To help pay for Democratic spending priorities and cut down on unpaid taxes, the Biden administration is proposing to empower the Internal Revenue Service to collect information from banks about accounts "with total annual deposits or withdrawals worth more than $600," according to The New York Times. The proposal has already begun to inspire criticism among banks and their customers — and for good reason.
Banks already report information to the IRS about cash deposits of $10,000 and higher — and that sometimes results in hassles (audits, investigations, and even civil asset forfeiture) for individuals and small business owners. But what the Biden administration is proposing now is far more onerous. It would drop the threshold for scrutiny of deposits all the way down to $600 and include all withdrawals above that level as well.
It's hard to imagine the IRS effectively processing the tsunami of data this rule would require banks to send their way. But it's even harder to believe banking customers will be content to go along. As the Times reports, a backlash has already begun, and it's bound to get worse. This is a country with very low trust in government — so low that persuading people to take advantage of life-saving vaccines promoted by both the Centers for Disease Control and Prevention and the Food and Drug Administration has been a challenge. Now the IRS will be closely monitoring every bank account in the country with a modest level of annual activity to determine if an audit or investigation is in order?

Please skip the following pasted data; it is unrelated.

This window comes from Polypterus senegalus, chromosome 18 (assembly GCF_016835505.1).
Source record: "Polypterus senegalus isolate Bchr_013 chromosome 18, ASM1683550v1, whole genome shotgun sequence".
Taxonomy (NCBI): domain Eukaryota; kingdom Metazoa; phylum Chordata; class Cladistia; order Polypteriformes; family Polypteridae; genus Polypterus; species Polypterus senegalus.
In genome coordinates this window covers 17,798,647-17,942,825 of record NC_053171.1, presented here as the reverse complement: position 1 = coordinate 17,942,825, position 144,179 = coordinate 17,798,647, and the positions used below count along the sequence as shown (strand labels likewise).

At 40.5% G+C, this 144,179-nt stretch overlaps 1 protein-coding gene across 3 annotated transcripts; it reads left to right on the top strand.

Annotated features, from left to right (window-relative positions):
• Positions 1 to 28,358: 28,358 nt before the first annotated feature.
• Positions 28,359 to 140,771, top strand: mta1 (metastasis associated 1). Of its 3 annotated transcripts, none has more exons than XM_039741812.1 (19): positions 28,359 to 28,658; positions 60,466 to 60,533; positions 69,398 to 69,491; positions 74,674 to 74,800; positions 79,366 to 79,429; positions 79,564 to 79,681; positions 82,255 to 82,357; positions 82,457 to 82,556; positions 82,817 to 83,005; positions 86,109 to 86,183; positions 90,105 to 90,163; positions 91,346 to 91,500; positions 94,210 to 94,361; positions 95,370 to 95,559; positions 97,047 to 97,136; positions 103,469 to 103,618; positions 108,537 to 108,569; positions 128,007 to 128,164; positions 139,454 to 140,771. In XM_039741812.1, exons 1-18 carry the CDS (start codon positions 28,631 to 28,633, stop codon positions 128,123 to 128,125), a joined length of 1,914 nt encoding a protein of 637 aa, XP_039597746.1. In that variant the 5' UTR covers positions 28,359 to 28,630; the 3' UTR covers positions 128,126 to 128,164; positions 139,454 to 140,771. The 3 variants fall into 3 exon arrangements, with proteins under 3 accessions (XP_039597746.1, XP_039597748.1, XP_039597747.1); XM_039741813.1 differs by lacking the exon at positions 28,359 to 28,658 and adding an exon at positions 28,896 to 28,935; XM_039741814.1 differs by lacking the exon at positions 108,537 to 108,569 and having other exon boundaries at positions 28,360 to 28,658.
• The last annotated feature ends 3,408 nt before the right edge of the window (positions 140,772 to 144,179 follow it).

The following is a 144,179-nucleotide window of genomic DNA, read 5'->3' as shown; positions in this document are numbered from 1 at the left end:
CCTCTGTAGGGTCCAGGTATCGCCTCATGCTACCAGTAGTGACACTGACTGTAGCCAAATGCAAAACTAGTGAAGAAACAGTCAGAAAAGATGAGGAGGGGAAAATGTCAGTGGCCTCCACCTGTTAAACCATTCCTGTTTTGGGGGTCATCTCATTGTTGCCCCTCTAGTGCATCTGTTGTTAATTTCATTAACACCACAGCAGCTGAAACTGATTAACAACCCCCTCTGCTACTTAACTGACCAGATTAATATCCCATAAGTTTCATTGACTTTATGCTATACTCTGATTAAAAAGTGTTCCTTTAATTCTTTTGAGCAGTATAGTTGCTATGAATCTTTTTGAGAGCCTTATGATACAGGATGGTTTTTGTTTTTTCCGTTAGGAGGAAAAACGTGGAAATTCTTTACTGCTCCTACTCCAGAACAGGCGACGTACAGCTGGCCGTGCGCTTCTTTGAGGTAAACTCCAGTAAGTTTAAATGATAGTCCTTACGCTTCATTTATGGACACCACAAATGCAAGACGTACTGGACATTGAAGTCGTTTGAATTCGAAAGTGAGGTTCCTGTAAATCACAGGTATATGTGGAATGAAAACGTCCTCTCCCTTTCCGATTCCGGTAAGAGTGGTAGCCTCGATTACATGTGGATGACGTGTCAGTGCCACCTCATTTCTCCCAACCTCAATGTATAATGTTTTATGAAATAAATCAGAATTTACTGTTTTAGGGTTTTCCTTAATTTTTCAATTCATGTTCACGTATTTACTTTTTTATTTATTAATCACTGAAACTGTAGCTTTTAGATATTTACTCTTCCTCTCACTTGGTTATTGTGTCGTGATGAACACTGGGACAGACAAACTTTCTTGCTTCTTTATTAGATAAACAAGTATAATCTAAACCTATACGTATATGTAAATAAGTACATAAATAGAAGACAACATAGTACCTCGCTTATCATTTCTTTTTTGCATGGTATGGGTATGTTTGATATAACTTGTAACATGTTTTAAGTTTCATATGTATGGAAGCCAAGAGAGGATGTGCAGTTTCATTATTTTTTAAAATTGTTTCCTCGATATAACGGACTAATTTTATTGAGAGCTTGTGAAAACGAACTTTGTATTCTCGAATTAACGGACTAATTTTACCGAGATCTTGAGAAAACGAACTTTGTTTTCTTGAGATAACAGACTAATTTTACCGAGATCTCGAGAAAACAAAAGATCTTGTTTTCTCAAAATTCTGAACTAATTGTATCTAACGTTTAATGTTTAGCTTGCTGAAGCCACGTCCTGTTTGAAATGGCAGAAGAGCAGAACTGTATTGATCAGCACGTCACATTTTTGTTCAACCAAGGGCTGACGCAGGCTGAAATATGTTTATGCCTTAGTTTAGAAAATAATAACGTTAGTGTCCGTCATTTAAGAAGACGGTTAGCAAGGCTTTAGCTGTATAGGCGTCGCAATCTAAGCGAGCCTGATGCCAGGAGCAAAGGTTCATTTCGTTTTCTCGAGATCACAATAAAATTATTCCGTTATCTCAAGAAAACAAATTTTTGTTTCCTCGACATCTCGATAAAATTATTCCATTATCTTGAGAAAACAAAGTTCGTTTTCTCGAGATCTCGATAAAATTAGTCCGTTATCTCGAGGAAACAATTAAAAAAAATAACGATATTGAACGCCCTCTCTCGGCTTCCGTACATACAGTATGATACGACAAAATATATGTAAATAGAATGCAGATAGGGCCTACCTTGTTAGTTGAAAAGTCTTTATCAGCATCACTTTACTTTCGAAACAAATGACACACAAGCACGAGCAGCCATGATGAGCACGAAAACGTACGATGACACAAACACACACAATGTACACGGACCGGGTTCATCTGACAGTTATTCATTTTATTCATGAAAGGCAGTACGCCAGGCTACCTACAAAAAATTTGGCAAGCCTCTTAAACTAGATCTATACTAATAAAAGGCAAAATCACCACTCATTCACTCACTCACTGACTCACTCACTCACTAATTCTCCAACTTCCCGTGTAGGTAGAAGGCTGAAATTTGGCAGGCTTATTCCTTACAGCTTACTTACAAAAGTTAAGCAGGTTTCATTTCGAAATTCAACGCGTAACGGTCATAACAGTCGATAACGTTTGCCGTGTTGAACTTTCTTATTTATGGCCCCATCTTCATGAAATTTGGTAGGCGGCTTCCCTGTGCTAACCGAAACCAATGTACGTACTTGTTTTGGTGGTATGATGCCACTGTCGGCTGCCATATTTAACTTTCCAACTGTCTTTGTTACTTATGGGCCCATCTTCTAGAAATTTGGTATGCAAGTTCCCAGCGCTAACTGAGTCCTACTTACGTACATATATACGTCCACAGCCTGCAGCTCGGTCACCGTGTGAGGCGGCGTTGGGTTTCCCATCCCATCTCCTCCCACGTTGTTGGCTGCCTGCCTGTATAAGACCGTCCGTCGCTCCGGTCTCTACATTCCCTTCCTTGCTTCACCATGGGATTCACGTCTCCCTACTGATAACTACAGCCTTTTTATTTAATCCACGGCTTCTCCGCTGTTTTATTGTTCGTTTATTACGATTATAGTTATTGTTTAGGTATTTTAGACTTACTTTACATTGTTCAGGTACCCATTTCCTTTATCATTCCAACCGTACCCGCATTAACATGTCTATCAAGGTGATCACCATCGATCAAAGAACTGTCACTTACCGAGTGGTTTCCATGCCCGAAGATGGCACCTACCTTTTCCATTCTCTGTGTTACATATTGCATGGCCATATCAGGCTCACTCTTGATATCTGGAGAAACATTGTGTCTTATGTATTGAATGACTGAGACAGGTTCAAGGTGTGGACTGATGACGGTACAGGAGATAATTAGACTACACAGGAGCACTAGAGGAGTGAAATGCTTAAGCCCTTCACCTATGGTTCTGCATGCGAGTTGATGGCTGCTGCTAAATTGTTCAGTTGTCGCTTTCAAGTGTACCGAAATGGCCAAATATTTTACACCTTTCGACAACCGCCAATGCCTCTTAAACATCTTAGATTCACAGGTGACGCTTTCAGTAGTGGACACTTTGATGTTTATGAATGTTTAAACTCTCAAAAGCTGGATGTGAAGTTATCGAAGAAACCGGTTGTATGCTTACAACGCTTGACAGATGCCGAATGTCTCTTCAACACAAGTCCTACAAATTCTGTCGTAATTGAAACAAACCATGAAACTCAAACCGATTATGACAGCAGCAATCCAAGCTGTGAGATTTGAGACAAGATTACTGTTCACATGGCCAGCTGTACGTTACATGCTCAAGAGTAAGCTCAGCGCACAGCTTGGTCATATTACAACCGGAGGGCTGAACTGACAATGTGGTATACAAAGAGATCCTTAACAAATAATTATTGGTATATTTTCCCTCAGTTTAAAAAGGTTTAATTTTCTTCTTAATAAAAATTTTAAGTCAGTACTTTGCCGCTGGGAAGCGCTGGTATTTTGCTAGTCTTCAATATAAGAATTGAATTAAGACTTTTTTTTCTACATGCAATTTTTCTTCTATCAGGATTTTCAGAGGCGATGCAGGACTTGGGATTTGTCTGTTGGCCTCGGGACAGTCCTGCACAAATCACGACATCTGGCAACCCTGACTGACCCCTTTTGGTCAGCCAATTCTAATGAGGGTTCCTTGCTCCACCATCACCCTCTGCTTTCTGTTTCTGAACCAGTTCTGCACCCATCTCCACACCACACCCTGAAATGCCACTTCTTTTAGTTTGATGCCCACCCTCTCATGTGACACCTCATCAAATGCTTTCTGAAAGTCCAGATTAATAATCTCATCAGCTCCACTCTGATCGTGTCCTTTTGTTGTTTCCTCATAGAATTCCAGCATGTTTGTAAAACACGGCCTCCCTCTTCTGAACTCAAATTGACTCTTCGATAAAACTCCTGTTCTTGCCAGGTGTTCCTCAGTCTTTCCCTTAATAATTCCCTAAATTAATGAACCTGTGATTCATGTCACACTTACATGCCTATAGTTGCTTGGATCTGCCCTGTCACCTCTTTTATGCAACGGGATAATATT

With this plan, the administration is running the significant risk of generating a whole new groundswell of opposition to government. Biden should back off — all the way back, at least, to the $10,000 level. An unnamed official at the Department of Treasury quoted in the Times indicates that this is being considered, along with the creation of an exemption for people paid through payroll processing companies, so Americans who withdraw cash from accounts containing income from paycheck deposits can avoid scrutiny.
That seems perfectly reasonable, even if it results in the continued loss of a certain amount of revenue every year. Such losses may well be an unavoidable cost of living in a free society.